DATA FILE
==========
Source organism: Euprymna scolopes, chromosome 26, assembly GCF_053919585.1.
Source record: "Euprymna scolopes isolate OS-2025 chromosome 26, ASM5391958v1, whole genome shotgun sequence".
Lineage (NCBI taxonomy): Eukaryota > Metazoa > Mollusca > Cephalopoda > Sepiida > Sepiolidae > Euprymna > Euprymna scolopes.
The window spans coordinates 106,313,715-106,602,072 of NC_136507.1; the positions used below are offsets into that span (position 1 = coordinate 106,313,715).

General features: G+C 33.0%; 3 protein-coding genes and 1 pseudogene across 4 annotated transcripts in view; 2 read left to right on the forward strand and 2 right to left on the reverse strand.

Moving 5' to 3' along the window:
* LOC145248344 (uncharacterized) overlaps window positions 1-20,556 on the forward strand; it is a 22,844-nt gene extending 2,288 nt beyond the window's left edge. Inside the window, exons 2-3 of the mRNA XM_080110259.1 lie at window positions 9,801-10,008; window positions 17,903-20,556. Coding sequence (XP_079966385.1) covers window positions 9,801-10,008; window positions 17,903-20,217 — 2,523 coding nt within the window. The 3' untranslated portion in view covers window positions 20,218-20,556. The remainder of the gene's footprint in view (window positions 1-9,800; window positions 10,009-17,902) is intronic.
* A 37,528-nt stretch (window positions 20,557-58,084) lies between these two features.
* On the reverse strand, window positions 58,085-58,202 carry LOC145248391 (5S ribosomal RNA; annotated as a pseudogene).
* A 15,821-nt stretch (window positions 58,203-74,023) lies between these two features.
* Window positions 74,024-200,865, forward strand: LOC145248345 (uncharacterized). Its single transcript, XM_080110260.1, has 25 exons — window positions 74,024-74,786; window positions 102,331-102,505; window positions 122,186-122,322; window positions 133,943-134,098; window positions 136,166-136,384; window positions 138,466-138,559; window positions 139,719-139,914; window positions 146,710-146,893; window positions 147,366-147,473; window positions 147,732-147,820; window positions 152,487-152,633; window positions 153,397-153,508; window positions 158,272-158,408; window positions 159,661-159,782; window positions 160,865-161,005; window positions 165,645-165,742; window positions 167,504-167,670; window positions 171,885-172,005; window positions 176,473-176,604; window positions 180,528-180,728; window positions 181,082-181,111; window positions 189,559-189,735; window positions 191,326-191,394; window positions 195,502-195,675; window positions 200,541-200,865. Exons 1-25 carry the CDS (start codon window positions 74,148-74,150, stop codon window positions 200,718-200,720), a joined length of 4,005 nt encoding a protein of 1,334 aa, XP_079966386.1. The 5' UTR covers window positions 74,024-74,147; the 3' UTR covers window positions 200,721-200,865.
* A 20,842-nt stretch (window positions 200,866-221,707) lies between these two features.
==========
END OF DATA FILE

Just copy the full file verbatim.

Source organism: Euprymna scolopes, chromosome 26, assembly GCF_053919585.1.
Source record: "Euprymna scolopes isolate OS-2025 chromosome 26, ASM5391958v1, whole genome shotgun sequence".
Lineage (NCBI taxonomy): Eukaryota > Metazoa > Mollusca > Cephalopoda > Sepiida > Sepiolidae > Euprymna > Euprymna scolopes.
The window spans coordinates 106,313,715-106,602,072 of NC_136507.1; the positions used below are offsets into that span (position 1 = coordinate 106,313,715).

General features: G+C 33.0%; 3 protein-coding genes and 1 pseudogene across 4 annotated transcripts in view; 2 read left to right on the forward strand and 2 right to left on the reverse strand.

Moving 5' to 3' along the window:
* LOC145248344 (uncharacterized) overlaps window positions 1-20,556 on the forward strand; it is a 22,844-nt gene extending 2,288 nt beyond the window's left edge. Inside the window, exons 2-3 of the mRNA XM_080110259.1 lie at window positions 9,801-10,008; window positions 17,903-20,556. Coding sequence (XP_079966385.1) covers window positions 9,801-10,008; window positions 17,903-20,217 — 2,523 coding nt within the window. The 3' untranslated portion in view covers window positions 20,218-20,556. The remainder of the gene's footprint in view (window positions 1-9,800; window positions 10,009-17,902) is intronic.
* A 37,528-nt stretch (window positions 20,557-58,084) lies between these two features.
* On the reverse strand, window positions 58,085-58,202 carry LOC145248391 (5S ribosomal RNA; annotated as a pseudogene).
* A 15,821-nt stretch (window positions 58,203-74,023) lies between these two features.
* Window positions 74,024-200,865, forward strand: LOC145248345 (uncharacterized). Its single transcript, XM_080110260.1, has 25 exons — window positions 74,024-74,786; window positions 102,331-102,505; window positions 122,186-122,322; window positions 133,943-134,098; window positions 136,166-136,384; window positions 138,466-138,559; window positions 139,719-139,914; window positions 146,710-146,893; window positions 147,366-147,473; window positions 147,732-147,820; window positions 152,487-152,633; window positions 153,397-153,508; window positions 158,272-158,408; window positions 159,661-159,782; window positions 160,865-161,005; window positions 165,645-165,742; window positions 167,504-167,670; window positions 171,885-172,005; window positions 176,473-176,604; window positions 180,528-180,728; window positions 181,082-181,111; window positions 189,559-189,735; window positions 191,326-191,394; window positions 195,502-195,675; window positions 200,541-200,865. Exons 1-25 carry the CDS (start codon window positions 74,148-74,150, stop codon window positions 200,718-200,720), a joined length of 4,005 nt encoding a protein of 1,334 aa, XP_079966386.1. The 5' UTR covers window positions 74,024-74,147; the 3' UTR covers window positions 200,721-200,865.
* A 20,842-nt stretch (window positions 200,866-221,707) lies between these two features.